One of the great philosophical debates surrounding the game of football right now, at least at the NFL level, is the value of running back as a position, and what sort of investments it makes sense to expend on them. The Pittsburgh Steelers showed their regard for the idea that you shouldn’t use a first-round pick on the position when they did just that, drafting Najee Harris at 24.
The running back position has been devalued for about a good decade now, without a great many exceptions. You have had a few running backs that got drafted really high, like Christian McCaffrey and Saquon Barkley, and some who have gotten paid, like Derrick Henry. But it is the position with arguably the biggest question as to the high-end shelf-life of a second contract.
These ideas seep into every facet of the draft process, including the prospects. The running backs are very aware of the idea that it’s a popular belief that they shouldn’t be drafted in the first round. Harris knows this — he even questioned himself whether or not he would go on the first day — and it motivates him to prove that notion wrong.
“I’m sure there were other teams, but me personally, like even all the stuff that you see online, I did not — I can’t really say I expected that, especially being a running back,” he said of being drafted by the Steelers, and in the first round, via transcript. “You expect a bunch of stuff, but for it to actually happen, I didn’t really think that was going to happen.”
Most years, you only see one or two running backs drafted in the first round. This year, only two were taken, with Travis Etienne going to the Jacksonville Jaguars one pick after the Steelers drafted Harris, which is a bit high. Only one was drafted a year ago, with the final pick of the round.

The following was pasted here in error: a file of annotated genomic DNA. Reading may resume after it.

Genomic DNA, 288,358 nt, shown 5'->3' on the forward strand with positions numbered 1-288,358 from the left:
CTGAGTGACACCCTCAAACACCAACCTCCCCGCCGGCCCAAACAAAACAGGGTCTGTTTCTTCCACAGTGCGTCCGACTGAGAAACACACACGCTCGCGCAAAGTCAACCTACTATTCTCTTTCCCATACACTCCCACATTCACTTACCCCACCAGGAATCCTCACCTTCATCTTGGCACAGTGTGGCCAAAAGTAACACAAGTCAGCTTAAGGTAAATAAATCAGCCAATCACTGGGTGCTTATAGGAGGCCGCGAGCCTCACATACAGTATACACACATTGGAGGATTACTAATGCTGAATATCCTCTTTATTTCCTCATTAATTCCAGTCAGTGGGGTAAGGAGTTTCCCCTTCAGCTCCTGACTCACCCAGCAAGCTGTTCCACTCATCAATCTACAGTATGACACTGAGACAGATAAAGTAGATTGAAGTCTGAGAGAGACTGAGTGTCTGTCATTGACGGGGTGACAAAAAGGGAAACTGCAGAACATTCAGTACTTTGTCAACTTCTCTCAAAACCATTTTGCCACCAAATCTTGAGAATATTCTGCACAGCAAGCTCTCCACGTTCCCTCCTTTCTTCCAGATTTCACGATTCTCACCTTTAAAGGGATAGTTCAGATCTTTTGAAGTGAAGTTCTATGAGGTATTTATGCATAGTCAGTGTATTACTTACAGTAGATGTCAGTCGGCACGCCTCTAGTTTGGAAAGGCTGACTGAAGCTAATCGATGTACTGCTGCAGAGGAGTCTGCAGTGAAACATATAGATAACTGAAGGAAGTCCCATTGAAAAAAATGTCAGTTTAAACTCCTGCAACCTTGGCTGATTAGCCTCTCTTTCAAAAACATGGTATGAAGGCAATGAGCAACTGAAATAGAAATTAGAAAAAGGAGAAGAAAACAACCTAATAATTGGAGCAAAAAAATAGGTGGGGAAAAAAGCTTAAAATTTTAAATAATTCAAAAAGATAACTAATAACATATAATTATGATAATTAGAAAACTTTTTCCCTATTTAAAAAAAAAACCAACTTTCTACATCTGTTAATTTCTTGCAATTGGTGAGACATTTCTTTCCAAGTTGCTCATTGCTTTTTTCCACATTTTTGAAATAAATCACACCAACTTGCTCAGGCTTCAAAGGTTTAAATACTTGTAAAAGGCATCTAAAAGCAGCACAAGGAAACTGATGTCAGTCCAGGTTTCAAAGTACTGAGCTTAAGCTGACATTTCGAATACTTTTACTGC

“Yeah, it was extremely frustrating, especially having this draft party and inviting everybody out and not knowing what’s going to happen,” he said of the anxiety of understanding how the running back position is valued and whether or not that would mean he has to wait to get picked. “But yeah, I don’t like it. I don’t agree on it, but I’m not making the decisions.”
“I can give numerous reasons why we shouldn’t be devalued,” he said of the running back position, “but just knowing that, hey, you’re better than all these guys, it’s just that you play running back, so we don’t know what’s going to happen, when they’re going to start drafting running backs. Just to finally see it happen, I’m blessed.”
The AFC North is shaping up to be one of the best divisions in the league for the running back position. The Cleveland Browns already have the established Nick Chubb, one of the top backs in the league, while J.K. Dobbins had a very promising rookie season in Baltimore a year ago. Add in Joe Mixon in Cincinnati and now Harris bringing his talents to the South Side, and this is going to be one physical corner of the league.